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Don’t Forget to Protect Your EFIN

Tax professionals are frequently reminded to protect the personally identifiable information and financial data stored in their databases. It makes sense: Why should identity thieves settle for getting PII one person at a time when cracking one, big egg can make thousands of omelets? As you work on turning your tax practice into the data security equivalent of Fort Knox, it helps to know all the types of data that identity thieves want.

In recent years, identity theft tax refund fraud has expanded its scope to target the credentials paid tax return preparers use to file tax returns, including professional tax software login information and EFINs. This change is already reflected in the increased number and type of phishing scams deployed by identity thieves. That means tax pros now have to add “protect my EFIN from scammers” to the list of information they closely guard.

How do identity thieves try to steal EFINs?

“Increasingly, identity thieves are targeting tax professionals in an effort to gain access to client data or other sensitive information,” the Internal Revenue Service explains on IRS.gov. “A common scam involves efforts by criminals to steal the tax professional’s e-Service account password and EFIN, sometimes posing as the IRS or e-Services.”

Since phishing scams are the most common way criminals steal private information, you can use similar strategies to avoid falling victim to EFIN theft. Here are the tips provided by the agency:

  • Secure your devices with security software and let it automatically update.
  • Use strong passwords of 10 or more mixed characters; password protect all wireless devices.
  • Encrypt all sensitive files/emails and use strong password protections.
  • Backup sensitive data to a safe and secure external source not connected fulltime to your network.
  • Wipe clean or destroy old computer hard drives that contain sensitive data.
  • Create a data security plan; see Publication 4557, Safeguarding Taxpayer Data PDF.

And, as we’ve noted in the past, identity thieves are more than happy to scour social media accounts for any information. If they only get a little info, they use it to make more convincing phishing scams. If they get enough information, they might be able to apply for financial services or file a fraudulent tax return.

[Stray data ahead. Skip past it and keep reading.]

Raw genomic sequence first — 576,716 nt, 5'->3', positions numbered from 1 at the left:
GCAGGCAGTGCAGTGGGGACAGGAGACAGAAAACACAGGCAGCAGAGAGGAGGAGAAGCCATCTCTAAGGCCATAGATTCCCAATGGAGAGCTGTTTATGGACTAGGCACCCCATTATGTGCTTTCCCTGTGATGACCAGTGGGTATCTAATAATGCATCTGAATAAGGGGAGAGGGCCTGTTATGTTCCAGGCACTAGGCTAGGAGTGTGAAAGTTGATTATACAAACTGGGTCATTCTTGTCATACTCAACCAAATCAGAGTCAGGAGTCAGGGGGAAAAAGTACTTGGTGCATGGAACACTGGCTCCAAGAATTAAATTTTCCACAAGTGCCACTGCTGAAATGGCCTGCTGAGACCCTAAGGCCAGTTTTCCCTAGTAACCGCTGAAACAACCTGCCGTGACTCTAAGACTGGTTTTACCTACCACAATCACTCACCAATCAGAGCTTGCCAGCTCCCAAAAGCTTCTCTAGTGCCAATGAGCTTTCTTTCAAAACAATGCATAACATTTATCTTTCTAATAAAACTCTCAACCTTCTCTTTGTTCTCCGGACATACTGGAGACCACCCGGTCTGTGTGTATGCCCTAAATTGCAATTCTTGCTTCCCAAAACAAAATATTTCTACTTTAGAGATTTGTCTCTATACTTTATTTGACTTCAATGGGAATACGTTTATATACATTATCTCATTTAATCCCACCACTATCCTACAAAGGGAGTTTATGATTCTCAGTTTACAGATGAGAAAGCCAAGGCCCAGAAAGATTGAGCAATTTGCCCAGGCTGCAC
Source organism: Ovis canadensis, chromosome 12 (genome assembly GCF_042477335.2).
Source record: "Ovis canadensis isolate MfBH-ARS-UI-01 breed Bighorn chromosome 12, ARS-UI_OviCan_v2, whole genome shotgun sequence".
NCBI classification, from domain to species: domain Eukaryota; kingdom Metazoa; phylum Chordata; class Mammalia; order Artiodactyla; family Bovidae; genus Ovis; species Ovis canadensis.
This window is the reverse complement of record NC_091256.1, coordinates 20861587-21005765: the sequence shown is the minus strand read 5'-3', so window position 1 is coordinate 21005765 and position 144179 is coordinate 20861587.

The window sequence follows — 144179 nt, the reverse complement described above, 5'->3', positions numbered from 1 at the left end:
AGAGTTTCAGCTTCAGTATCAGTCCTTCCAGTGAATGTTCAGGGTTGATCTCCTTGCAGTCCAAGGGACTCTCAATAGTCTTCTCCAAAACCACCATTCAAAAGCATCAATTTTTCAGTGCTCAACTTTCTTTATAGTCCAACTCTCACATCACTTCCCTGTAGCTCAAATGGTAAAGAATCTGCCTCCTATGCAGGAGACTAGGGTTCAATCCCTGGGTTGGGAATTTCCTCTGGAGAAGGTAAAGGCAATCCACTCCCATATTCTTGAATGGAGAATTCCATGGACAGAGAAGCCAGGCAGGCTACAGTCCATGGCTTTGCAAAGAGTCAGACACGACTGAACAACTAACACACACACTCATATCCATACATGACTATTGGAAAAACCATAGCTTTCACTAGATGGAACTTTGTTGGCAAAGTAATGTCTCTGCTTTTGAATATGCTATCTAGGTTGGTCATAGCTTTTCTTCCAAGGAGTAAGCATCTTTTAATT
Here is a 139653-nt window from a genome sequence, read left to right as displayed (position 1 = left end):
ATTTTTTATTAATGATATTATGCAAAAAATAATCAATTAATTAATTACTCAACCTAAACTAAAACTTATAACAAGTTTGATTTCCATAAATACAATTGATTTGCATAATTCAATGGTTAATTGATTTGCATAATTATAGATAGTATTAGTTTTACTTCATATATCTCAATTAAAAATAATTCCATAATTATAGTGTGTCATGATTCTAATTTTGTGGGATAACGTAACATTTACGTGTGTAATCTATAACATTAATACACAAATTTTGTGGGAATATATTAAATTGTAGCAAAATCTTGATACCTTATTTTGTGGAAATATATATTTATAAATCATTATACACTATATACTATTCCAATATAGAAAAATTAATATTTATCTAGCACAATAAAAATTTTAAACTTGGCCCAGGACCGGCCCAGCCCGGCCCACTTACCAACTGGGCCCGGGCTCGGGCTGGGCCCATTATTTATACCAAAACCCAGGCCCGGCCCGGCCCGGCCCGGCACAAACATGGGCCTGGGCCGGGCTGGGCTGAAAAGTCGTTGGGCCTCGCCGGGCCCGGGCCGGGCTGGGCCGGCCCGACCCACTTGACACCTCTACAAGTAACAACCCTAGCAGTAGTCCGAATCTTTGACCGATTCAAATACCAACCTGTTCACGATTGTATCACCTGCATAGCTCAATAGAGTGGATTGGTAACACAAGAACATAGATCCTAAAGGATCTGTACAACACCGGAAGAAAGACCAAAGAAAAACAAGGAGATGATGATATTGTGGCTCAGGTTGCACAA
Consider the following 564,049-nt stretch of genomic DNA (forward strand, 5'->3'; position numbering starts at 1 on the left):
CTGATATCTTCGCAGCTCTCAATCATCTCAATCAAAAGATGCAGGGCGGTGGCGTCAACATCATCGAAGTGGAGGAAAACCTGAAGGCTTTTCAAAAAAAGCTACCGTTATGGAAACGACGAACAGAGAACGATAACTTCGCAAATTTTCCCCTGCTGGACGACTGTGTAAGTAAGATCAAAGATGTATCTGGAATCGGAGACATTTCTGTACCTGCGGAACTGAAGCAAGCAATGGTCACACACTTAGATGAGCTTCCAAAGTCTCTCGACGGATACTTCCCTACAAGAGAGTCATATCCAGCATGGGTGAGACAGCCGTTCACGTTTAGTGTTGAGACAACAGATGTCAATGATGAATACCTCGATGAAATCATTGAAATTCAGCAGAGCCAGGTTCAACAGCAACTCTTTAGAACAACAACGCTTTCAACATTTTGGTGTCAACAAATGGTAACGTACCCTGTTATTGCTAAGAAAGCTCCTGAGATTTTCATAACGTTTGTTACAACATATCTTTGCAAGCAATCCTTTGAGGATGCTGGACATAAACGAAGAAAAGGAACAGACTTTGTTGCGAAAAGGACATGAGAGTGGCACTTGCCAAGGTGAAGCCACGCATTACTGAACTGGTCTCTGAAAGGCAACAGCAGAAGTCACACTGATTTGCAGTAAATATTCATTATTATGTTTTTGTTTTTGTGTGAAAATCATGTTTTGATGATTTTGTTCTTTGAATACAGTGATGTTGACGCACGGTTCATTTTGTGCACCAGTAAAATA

Just like you wouldn’t post your EFIN on Facebook, you shouldn’t include it in email signatures or other routine communications. Instead, treat it like your Social Security Number: Only provide an EFIN to trusted organizations when it is required.

Keep an eye on your EFIN!

The IRS says tax pros need to closely monitor their EFIN or suspicious activity, especially during filing season. While the January-through-April stretch certainly brings a raft of phishing scams, it’s also a good idea to keep an eye on your EFIN all year long. Like the blazing eye atop Barad-dûr, identity thieves are always watching.

Since the filing statistics tied to your EFIN are updated every week on your e-Services account, the IRS says checking it against your own records can quickly identify fishy activity. If there seems to be a discrepancy, the agency says you should call the IRS e-Help Desk: 866.255.0654.

But how do you actually find the number of returns filed by your EFIN in e-Services? Here are the instructions from the IRS:

  1. Select your name,
  2. In the left banner, select ‘Application’,
  3. In the left banner, select ‘e-File Application’,
  4. Select your name again,
  5. In the listing, select ‘EFIN Status’ and on this screen you can see the number of returns filed based on return type.

For more information on the steps you should take to keep your EFIN safe, visit “How to Maintain, Monitor and Protect Your EFIN” on IRS.gov.

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